The path to my PhD has not only been shaped by excellent teachers, the joy of learning and using German and the wonderful diversity of German Studies, but also by frustration and, well, feeling annoyed about something.
The University of Nottingham has been my spiritual home (!) for eight years now, and it was during an MA seminar on feminist critical theory that my politicisation as a feminist begun, although I didn’t realise it then. As part of the post-feminist, Girl Power generation, I thought we had gender equality already? Furthermore, different feminists kept disagreeing with each other, so where did that leave us? It bothered me; I had to find out more. So I used my MA dissertation on historiographical representations of Frauenkonzentrationslager Ravensbrück and my spare time in the year I spent teaching after my MA to learn all I could about a wide range of feminist theory and activism. I eventually realised I would have to do a PhD because my day job was getting in the way of my research and development as a feminist.
As I wanted to shift my previous focus on post-1945 German politics and history to a contemporary time frame, my MA and now PhD supervisor suggested I look into debates on Muslim women and veiling legislation in Germany. Instinctively, I felt it was wrong to criminalise certain women’s sartorial and religious practices, but if covering a woman’s hair, body or even face was an effort to keep “dangerous” female sexuality under wraps in a way that was not demanded of men, how could this be reconciled with women’s autonomy? It vexed me; I had to find out more.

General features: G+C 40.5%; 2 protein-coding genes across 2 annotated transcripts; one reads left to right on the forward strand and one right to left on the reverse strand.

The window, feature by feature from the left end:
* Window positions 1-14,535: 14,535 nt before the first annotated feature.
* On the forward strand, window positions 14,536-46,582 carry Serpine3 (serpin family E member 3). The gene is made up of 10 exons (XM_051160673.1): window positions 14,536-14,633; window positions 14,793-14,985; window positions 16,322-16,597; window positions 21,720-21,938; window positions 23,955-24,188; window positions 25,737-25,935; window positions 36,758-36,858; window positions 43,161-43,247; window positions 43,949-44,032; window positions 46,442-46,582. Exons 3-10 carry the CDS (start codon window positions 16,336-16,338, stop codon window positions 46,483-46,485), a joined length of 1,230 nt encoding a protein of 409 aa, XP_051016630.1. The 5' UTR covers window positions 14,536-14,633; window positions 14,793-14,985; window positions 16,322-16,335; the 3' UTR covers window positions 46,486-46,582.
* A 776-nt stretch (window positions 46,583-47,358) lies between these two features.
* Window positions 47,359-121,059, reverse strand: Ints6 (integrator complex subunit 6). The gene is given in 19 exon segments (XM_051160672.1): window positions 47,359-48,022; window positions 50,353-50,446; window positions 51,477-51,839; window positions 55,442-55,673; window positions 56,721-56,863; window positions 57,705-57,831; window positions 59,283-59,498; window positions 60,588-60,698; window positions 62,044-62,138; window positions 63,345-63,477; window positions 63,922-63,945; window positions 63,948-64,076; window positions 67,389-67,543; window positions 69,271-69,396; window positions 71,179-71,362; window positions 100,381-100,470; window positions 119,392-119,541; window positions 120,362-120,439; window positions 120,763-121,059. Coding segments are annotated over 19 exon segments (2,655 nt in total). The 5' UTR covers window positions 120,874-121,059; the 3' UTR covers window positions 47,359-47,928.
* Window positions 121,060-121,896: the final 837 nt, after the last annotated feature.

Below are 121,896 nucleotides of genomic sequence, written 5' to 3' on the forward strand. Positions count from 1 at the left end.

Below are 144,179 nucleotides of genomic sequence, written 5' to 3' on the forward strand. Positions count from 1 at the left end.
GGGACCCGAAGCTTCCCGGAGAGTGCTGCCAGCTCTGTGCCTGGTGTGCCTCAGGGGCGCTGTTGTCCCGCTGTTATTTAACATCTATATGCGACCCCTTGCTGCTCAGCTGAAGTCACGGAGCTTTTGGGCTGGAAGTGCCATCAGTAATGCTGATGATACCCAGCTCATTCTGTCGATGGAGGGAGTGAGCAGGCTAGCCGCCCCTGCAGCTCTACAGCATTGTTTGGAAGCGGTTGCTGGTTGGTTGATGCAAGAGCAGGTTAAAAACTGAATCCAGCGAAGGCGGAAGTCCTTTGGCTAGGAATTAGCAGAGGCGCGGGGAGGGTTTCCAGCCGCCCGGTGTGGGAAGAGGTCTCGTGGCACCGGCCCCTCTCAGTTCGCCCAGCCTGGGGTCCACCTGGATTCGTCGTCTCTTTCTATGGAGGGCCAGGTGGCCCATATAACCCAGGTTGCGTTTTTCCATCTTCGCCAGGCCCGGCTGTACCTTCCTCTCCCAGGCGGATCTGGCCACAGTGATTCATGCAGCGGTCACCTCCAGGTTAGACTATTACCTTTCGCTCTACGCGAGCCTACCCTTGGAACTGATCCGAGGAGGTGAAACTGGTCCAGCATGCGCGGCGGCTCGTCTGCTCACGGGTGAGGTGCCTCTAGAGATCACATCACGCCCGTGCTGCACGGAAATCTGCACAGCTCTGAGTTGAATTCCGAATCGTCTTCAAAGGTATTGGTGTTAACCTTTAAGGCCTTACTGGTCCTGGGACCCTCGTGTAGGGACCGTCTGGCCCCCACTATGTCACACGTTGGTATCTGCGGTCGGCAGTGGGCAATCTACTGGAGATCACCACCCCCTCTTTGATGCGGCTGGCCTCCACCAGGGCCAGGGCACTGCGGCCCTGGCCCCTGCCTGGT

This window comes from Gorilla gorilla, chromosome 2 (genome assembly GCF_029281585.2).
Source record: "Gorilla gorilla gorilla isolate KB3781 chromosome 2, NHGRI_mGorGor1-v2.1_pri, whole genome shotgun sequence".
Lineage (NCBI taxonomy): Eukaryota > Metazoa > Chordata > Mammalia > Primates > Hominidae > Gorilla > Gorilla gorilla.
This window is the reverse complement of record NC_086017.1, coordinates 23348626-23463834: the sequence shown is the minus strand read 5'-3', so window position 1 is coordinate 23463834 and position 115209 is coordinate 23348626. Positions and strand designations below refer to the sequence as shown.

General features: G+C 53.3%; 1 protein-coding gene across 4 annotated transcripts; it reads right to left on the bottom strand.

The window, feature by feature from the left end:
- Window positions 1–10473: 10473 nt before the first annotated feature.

Currently I find myself navigating the murky depths of my third year of research on representations of Muslim women in post-1990 popular German culture. Intersectional feminisms have developed my awareness of the fluctuating and intertwined axes of oppression and privilege that function not only through gender and sexuality, but also through race, class, ethnicity, nationality, (dis)ability and age. While there are Muslim women who suffer patriarchal oppression under the auspices of religion, there are many for whom religiosity is one element of an actively negotiated identity with deep personal and spiritual significance. In the German (and indeed, European) context, to focus too much on the former group is to assert the inferiority of minority groups as particularly patriarchal or oppressive, while obscuring and exonerating the varying forms of sexism that all women – Muslim or atheist, ethnic majority or minority – face. Representations of Muslim women, therefore, become vehicles with which to articulate ideas about “us” and “them” and which, as my research shows, often create discriminatory notions of “Germanness” that exclude people on the basis of their religion or skin colour. My PhD takes a closer look at such representations – how they function, how they shift, change, bolster or contest one another and what notions of “German” identity they produce in three genres of post-1990 popular culture: young adult literature, film and (auto)biographical writing. Writing my PhD is proving to be a huge test of psychological and mental endurance, but one that I find politically inspiring and important, even when it does get on my nerves.
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